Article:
On day 80 of the BP Gulf oil spill, while we tried to forget that an additional million gallons of crude oil-give or take-belched from that underwater theater of horrors into those once rich blue-green ocean waters; on the same day that at least two additional American service members and numerous civilians were lost in the oil wars in Afghanistan and Iraq; on the same day the United States and Russia announced that they were trading busted spies with one another in a surreal and almost comical sequel to the Cold War, right out of some otherwise compelling and complex novel by John Le Carre'...
Countless Americans held their collective breath while they strained to be among the first to hear where the current king of the NBA hardwood will be collecting his millions next year. Ultimately, thousands of faithful hearts in Cleveland were shattered while New York, Chicago, and other hopefuls were left waiting, embarrassed, and bitter, at the altar of unrealized future championships.
Meanwhile, slipping beneath the headlines almost as silently as it had drifted through the overnight starlight, the first successful 24-hour-plus flight of a solar-powered, piloted aircraft concluded rather inconspicuously on a sunlit morning at a Swiss airfield. Many had said it couldn't be done.
It wasn't the first time the "experts" were wrong. On an otherwise apparently unremarkable December morning in 1903, after two failed attempts, Orville Wright took a 700 pound aircraft, known as the Flyer, on the first successful, sustained, piloted, heavier-than-air flight in history ... for all of twelve seconds. The following year, with his brother Wilbur at the controls, the first flight of more than five minutes was completed.
Perhaps it was because professional basketball was still decades away that the exploits of the Wrights made a bigger splash and lasting impression than we will likely record for the designers, builders, crew and pilot of the solar aircraft. Project co-founder, Bertrand Piccard, declared "there is a before and after in terms of what people have to believe and understand about renewable energies," adding that the flight was proof that new technologies can break the dependence on fossil fuels even though many claim it can't be done.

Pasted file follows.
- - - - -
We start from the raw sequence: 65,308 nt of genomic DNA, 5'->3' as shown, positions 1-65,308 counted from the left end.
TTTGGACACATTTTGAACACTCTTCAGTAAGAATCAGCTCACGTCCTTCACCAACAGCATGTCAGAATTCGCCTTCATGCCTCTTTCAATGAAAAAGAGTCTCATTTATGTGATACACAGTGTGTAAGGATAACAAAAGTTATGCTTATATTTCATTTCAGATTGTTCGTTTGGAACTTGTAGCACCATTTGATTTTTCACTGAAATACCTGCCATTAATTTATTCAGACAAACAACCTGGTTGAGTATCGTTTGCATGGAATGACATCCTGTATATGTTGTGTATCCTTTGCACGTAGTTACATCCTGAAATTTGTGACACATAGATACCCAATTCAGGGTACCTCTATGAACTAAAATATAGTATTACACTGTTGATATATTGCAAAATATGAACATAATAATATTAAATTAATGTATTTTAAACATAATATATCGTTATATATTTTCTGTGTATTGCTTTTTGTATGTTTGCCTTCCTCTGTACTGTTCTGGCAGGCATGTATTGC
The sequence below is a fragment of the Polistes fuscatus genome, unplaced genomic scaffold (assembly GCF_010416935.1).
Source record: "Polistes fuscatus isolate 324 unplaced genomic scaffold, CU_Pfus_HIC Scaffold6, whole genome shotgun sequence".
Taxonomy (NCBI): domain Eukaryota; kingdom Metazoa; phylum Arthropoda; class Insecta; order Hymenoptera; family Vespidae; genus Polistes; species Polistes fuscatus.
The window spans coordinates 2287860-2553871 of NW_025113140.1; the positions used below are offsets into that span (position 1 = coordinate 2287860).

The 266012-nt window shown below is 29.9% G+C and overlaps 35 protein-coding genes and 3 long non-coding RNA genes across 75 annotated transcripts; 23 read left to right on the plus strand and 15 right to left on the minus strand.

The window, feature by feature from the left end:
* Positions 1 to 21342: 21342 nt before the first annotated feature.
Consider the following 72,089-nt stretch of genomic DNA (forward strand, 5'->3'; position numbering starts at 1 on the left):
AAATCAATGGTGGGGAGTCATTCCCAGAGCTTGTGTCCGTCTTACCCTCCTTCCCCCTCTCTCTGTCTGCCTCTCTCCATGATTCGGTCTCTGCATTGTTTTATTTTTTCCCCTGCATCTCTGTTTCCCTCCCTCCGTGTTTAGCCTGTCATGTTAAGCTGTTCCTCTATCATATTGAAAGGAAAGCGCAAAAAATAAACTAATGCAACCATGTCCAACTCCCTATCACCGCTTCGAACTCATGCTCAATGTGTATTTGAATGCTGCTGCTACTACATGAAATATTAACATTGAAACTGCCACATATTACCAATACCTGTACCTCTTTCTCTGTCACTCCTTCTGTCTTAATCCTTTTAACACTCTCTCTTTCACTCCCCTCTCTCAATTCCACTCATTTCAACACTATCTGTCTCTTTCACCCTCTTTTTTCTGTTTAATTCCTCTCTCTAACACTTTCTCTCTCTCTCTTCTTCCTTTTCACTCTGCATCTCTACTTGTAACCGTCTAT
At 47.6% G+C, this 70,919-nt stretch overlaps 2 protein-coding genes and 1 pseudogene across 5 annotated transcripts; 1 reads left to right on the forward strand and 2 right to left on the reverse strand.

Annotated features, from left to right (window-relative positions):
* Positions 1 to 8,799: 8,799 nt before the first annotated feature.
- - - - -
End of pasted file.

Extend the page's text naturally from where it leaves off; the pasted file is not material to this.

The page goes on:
The project team will next set its sights on a trans-Atlantic crossing before attempting a round-the-world voyage in 2013, with limited stops. Whether or not those attempts are successful, there is no way to know if their story will be the top news of the day. After all, perhaps some big sports blockbuster or a sleazy revelation about the private life of an entertainer, a pro athlete, or maybe a politician, will lead the evening headlines. And even if they do make the lead story, there will be plenty of folks who will have predicted that they would fail and who are not interested.
Unfortunately, we live in a world mostly comprised of spectators. For them it is easier to comment on the lives of others and prognosticate the failures of those who dare to attempt-or, in other words, to predict what can't be done rather than imagine what is possible. Most of all, they can't be made to look beyond their own limitations or to dare to risk failure in a cause larger than themselves, which may be why we settle for the world as we know it rather than demanding the world that could be.
There are lots and lots of things we can do. We can instigate, educate, and try to motivate. We can illuminate, legislate, and regulate. But there is one thing we absolutely cannot do. We can't make them reach for the skies because we can't make people care...
Posted: 7/13/2010 3:57:22 PM by
Heather Wallace | with 2 comments